A third vessel capable of searching the most difficult parts of the ocean floor will now join two other ships in the search for missing Malaysia Airlines MH370. Havila Harmony, a Fugro vessel will join the search on Saturday (27 November).
The deep sea hunt has been shifted to a different area - the remote part of the Indian Ocean, which is where a senior British pilot had calculated that the Boeing 777 had made a controlled ditching. The aircraft was on a routine flight from Kuala Lumpur to Beijing with 239 passengers and crew on board when it disappeared on 8 March 2014.
Despite international search operations, the aircraft has yet to be found. Other than a flaperon belonging to the plane that was found on Reunion Island in July, there have been no indication where the fuselage has ended up.
The Hugin 4500 Autonomous Underwater Vehicle (AUV), described as the sharpest seeing AUV available has been fitted to a newly charted ship at a marine centre south of Fremantle as better summer sea set in over the search area.The AUV was briefly used in the search for the missing aircraft but with the onset of the southern winter, its deployment and recovery became too risky.
Havila Harmony has the most capable active heave compensated crane yet used in the sea bed search for the airline. The vessel will sail towards the search area tomorrow and is expected to arrive at the designated area on 3 December.
The Joint Agency Coordination Centre, in an operational update, said that the search area has been expanded beyond the original 60,000 square km search area to enable up to 120,000 square km to be searched if required. "Weather continues to impact on search operations but conditions are expected to be improved over the coming months," the centre said.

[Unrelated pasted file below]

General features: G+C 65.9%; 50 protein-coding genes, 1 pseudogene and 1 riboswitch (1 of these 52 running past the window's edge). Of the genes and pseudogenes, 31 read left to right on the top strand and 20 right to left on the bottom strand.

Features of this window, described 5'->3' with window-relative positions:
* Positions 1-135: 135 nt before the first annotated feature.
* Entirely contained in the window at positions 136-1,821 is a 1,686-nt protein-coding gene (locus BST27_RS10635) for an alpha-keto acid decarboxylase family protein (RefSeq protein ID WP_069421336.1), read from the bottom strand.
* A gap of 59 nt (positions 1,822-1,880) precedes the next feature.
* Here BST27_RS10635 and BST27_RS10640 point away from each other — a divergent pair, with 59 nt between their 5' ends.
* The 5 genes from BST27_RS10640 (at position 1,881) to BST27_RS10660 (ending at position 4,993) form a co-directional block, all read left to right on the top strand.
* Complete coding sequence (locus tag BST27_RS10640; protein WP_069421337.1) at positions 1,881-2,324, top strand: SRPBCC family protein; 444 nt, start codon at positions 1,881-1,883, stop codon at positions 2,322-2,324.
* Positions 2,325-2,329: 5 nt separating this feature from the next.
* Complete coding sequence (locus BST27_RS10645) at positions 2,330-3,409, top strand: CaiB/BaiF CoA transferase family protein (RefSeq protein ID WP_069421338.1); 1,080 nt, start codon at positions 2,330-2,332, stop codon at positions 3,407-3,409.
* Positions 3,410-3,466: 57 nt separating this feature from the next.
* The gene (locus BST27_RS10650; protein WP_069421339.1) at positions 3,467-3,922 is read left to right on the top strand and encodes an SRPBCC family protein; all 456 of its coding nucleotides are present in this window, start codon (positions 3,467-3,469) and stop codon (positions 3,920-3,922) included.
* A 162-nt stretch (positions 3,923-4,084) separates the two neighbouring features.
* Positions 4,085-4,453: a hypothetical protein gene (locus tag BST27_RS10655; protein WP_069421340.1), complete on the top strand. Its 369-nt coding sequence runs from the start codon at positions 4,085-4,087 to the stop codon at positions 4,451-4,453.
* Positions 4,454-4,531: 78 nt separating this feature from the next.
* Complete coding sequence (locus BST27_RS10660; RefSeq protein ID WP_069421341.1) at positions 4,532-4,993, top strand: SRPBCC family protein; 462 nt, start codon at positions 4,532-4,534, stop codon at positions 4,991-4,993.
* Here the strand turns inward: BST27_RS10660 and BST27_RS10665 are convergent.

"The safety of the search crews, as always, remains a priority, and the vessels and equipment utilised will vary to reflect operational needs. More than 70,000 square km of the seafloor have been searched so far," the centre added.
It added that the Search Strategy Working Group continues to review evidence associated with MH370, which may result in further refinement of, or prioritisation within, the search area. The Fugro Discovery, which was undertaking search activities was forced to abandon its operation and return to Fremantle after a crew member fell ill.
The vessel is expected to arrive in port on Friday and conduct resupply before returning to the search area, the centre said. Fugro Equator "continues to conduct bathymetry and underwater search operations in the search area," it added
Recovery plans in place
The centre said: "In the event the aircraft is found and accessible, Australia, Malaysia and the People's Republic of China have agreed to plans for recovery activities, including securing all the evidence necessary for the accident investigation." All three countries had agreed to the recovery activities in April 2015 despite the fact that there was no indication that the search was close to finding the aircraft.
In May, an Australian Transport Safety Bureau, which is leading the underwater search in the southern Indian Ocean for the missing aircraft, said the plans for the recovery "are not a public document at present."However it is not expected that it would be necessary to recover the entire aircraft but rather selected components,"
He also said that a short list of supplies had been identified from the request for expression of interest process for the recovery operation. "The formal contracting of services for recovery will only occur if and when MH370 is positively identified," the spokesman said. It is unclear if the recovery will include the bodies of the 239 people on board. A total of 153 Chinese citizens and 6 Australians were on board the missing aircraft.